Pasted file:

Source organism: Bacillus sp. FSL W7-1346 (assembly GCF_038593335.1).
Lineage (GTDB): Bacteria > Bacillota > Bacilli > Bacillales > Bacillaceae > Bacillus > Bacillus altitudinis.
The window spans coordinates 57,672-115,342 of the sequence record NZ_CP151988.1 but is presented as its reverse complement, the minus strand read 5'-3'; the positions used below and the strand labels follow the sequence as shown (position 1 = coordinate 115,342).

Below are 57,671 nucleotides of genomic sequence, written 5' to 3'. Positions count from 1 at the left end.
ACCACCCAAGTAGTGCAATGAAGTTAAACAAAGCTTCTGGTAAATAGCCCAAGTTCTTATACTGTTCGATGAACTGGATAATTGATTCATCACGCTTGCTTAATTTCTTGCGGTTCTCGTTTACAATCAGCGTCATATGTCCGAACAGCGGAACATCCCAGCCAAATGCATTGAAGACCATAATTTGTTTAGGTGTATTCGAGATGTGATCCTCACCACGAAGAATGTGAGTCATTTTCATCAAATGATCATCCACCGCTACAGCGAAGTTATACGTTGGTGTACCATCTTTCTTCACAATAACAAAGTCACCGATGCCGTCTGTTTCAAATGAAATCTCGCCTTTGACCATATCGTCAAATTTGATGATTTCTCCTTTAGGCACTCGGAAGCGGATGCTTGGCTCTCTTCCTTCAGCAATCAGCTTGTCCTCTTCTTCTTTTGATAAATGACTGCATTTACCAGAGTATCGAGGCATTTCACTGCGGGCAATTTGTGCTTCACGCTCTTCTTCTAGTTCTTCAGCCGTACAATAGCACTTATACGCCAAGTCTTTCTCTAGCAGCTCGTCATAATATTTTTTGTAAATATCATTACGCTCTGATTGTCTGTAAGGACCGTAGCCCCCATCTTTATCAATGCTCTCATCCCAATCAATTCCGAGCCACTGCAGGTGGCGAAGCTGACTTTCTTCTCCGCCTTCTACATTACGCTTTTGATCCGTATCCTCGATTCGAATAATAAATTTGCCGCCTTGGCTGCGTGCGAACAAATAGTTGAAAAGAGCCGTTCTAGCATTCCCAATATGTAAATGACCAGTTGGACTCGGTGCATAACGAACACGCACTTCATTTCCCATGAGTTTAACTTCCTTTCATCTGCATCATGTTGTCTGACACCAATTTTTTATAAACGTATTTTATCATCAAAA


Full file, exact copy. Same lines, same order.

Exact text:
Source organism: Bacillus sp. FSL W7-1346 (assembly GCF_038593335.1).
Lineage (GTDB): Bacteria > Bacillota > Bacilli > Bacillales > Bacillaceae > Bacillus > Bacillus altitudinis.
The window spans coordinates 57,672-115,342 of the sequence record NZ_CP151988.1 but is presented as its reverse complement, the minus strand read 5'-3'; the positions used below and the strand labels follow the sequence as shown (position 1 = coordinate 115,342).

Below are 57,671 nucleotides of genomic sequence, written 5' to 3'. Positions count from 1 at the left end.
ACCACCCAAGTAGTGCAATGAAGTTAAACAAAGCTTCTGGTAAATAGCCCAAGTTCTTATACTGTTCGATGAACTGGATAATTGATTCATCACGCTTGCTTAATTTCTTGCGGTTCTCGTTTACAATCAGCGTCATATGTCCGAACAGCGGAACATCCCAGCCAAATGCATTGAAGACCATAATTTGTTTAGGTGTATTCGAGATGTGATCCTCACCACGAAGAATGTGAGTCATTTTCATCAAATGATCATCCACCGCTACAGCGAAGTTATACGTTGGTGTACCATCTTTCTTCACAATAACAAAGTCACCGATGCCGTCTGTTTCAAATGAAATCTCGCCTTTGACCATATCGTCAAATTTGATGATTTCTCCTTTAGGCACTCGGAAGCGGATGCTTGGCTCTCTTCCTTCAGCAATCAGCTTGTCCTCTTCTTCTTTTGATAAATGACTGCATTTACCAGAGTATCGAGGCATTTCACTGCGGGCAATTTGTGCTTCACGCTCTTCTTCTAGTTCTTCAGCCGTACAATAGCACTTATACGCCAAGTCTTTCTCTAGCAGCTCGTCATAATATTTTTTGTAAATATCATTACGCTCTGATTGTCTGTAAGGACCGTAGCCCCCATCTTTATCAATGCTCTCATCCCAATCAATTCCGAGCCACTGCAGGTGGCGAAGCTGACTTTCTTCTCCGCCTTCTACATTACGCTTTTGATCCGTATCCTCGATTCGAATAATAAATTTGCCGCCTTGGCTGCGTGCGAACAAATAGTTGAAAAGAGCCGTTCTAGCATTCCCAATATGTAAATGACCAGTTGGACTCGGTGCATAACGAACACGCACTTCATTTCCCATGAGTTTAACTTCCTTTCATCTGCATCATGTTGTCTGACACCAATTTTTTATAAACGTATTTTATCATCAAAA